by Judith Curry
The Case for Modernization as the Road to Salvation
Nordhaus and Shellenberger have published a new e-book, Love Your Monsters: Postenvironmentalism and the Anthropocene (Breakthrough Institute, 2011)
From amazon.com look inside, some text from the Introduction:
The last few years have been demoralizing for anyone who cares about the environment. Emissions continue to rise. Ancient forests continue to disappear. And the world appears unwilling or unable to do anything about it.
The ecological thinkers assembled in Love Your Monsters argue that environmentalism, in its failure to evolve, has become an obstacle to addressing these challenges. A political movement founded on shrinking the human footprint is doomed to fail in a world of seven going on ten billion souls seeking to live energy-rich modern lives.
But if this collection of essays delivers tough love to greens, it also offers hope. By 2100, nearly all of us will be prosperous enough to live healthy, free, and creative lives. Despite the claims of Malthusian pessimists, that world is both economically and ecologically possible. But to realize it, and to save what remains of the Earth’s ecological heritage, we must once and for all embrace human power, technology, and the larger process of modernization.
But if greens rejected technology and modernization in the 1960s, there is no reason they can’t embrace them today. One of the founders of science and technology studies, Bruno Latour, points the way. Through a novel reading of Frankenstein, Latour argues that we must learn to love our technologies as we do our children — not reject them at the first sign of trouble. And given the critical role played by tool use in human evolution, the two of us conclude, we must understand technology as natural and sacred, not alien and profane. A new, postenvironmental liberalism should thus, Sarewitz argues, understand technology as a public good — a way to achieve broadly agreed upon societal goals, whether for improved health or cleaner air.
Meanwhile, Kareiva and colleagues argue, for conservation to be relevant in this new world it must move beyond the old parks and wilderness model and find ways to shape development. We will not wall off the entirety of the Amazon or the rainforests of Indonesia from all development as if we were protecting Yosemite and Yellowstone.
Ultimately, if we are to be responsible planetary stewards, we need a new view of both human agency and the planet. We must abandon the faith that humankind’s powers can be abdicated in deference to higher ones, whether Nature or the Market. And we must see through the illusion that these supposedly higher powers exist in a delicate state of harmony constantly at risk of collapse from too much human interference.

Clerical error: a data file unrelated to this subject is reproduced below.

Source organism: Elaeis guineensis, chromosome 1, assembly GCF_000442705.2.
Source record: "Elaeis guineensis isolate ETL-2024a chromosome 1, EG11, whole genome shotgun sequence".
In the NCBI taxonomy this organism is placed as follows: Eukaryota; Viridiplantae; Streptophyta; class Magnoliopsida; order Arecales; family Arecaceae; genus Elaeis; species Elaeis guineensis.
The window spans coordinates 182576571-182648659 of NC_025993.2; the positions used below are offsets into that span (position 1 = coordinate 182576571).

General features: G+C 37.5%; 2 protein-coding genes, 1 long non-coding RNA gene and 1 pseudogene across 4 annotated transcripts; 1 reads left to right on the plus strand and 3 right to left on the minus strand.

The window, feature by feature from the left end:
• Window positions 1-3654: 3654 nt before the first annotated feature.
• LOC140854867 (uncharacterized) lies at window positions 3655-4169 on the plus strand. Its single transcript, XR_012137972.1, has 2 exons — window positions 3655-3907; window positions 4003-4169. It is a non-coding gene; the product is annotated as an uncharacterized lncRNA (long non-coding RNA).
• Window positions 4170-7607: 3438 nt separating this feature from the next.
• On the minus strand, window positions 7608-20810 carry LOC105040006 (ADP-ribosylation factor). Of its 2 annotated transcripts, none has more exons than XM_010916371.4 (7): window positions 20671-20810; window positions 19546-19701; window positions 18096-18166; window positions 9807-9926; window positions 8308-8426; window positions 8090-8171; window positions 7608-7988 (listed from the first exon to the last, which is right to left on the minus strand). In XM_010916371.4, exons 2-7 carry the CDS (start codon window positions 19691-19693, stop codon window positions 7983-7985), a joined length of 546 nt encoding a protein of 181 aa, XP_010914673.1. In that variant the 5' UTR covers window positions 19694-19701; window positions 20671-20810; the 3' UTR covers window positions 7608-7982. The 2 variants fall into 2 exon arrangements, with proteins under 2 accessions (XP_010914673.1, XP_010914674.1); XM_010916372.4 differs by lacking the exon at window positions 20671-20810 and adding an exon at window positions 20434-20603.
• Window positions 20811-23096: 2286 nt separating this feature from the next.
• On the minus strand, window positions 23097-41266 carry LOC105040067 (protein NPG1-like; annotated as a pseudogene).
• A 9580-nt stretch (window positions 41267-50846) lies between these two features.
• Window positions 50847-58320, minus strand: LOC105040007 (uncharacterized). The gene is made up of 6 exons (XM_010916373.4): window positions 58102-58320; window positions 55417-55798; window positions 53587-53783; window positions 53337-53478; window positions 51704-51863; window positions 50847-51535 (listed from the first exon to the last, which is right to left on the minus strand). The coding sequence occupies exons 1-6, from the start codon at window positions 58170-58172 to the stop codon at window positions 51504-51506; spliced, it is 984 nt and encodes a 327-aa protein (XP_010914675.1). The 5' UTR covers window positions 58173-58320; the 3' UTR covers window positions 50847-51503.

All of this will require a new posture and a new paradigm. We must open our eyes to the joy and excitement experienced by the newly prosperous and increasingly free. We must create a world where every human can not only realize her material needs but also her higher needs for creativity, choice, beauty — and wilderness. In the words of the father of the modern Indian Constitution, Babasaheb Ambedkar, “The slogan of a democratic society must be machinery, and more machinery, civilization and more civilization” — the same tools needed, we might add, for planetary gardening.
The Scientific American has an article on Nordhaus and Shellenberger’s new book, entitled “Killing environmentalism to save it: Two greens call for postenvironmentalism.” Excerpts:
Now, I’m happy to report, Nordhaus and Shellenberger are back with an e-book, Love Your Monsters: Postenvironmentalism and the Anthropocene (Breakthrough Institute, 2011), in which they and other thinkers–including the French philosopher Bruno LaTour, whose riff on Frankenstein gives the book its name–re-envision environmentalism in upbeat terms. What I like best about the book is its optimism, which I’m coming to believe is a prerequisite for progress. What follows is my email interview with Michael and Ted about their new book (JC excerpts below):
John: But isn’t there much to fear about the Anthropocene?
Michael: There is, but what’s at stake isn’t the survival of the human race but rather the quality of the global environment, our ecological inheritance and the costs—moral and financial—of environmental degradation. In many ways, Monsters is an effort to reconstruct a non-apocalyptic grounds for taking environmental action.
John: Do you see environmentalism changing?
Michael: Absolutely. There is a new generation of environmentalists, and even some of the old guard has embraced this vision. We call them post-environmentalists in Monsters, folks like [Whole Earth Catalogue founder] Stewart Brand, [The God Species: How the Planet Can Survive the Age of Humans author] Mark Lynas, and [The Guardian newspaper columnist] George Monbiot, who recognize that because human development is inevitable, we’re going to need lots of advanced technology, including nuclear, to reduce the risks of the Anthropocene.